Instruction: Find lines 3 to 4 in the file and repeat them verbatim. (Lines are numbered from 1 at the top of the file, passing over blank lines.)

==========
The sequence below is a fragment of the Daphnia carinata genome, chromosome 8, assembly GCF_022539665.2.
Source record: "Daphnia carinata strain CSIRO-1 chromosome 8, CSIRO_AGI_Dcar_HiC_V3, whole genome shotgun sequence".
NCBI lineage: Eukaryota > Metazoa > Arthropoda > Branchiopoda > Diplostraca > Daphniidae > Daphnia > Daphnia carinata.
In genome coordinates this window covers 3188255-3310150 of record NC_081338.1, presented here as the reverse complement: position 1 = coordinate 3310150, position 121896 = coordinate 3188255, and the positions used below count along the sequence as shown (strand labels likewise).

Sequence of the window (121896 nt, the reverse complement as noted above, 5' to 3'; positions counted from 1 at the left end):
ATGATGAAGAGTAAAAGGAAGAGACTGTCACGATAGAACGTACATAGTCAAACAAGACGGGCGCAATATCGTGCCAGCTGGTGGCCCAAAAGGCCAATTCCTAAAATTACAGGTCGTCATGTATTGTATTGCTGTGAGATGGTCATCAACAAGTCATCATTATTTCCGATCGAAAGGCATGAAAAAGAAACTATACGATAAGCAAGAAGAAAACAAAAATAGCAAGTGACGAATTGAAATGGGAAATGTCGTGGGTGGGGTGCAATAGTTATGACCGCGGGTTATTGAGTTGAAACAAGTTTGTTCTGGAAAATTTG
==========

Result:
NCBI lineage: Eukaryota > Metazoa > Arthropoda > Branchiopoda > Diplostraca > Daphniidae > Daphnia > Daphnia carinata.
In genome coordinates this window covers 3188255-3310150 of record NC_081338.1, presented here as the reverse complement: position 1 = coordinate 3310150, position 121896 = coordinate 3188255, and the positions used below count along the sequence as shown (strand labels likewise).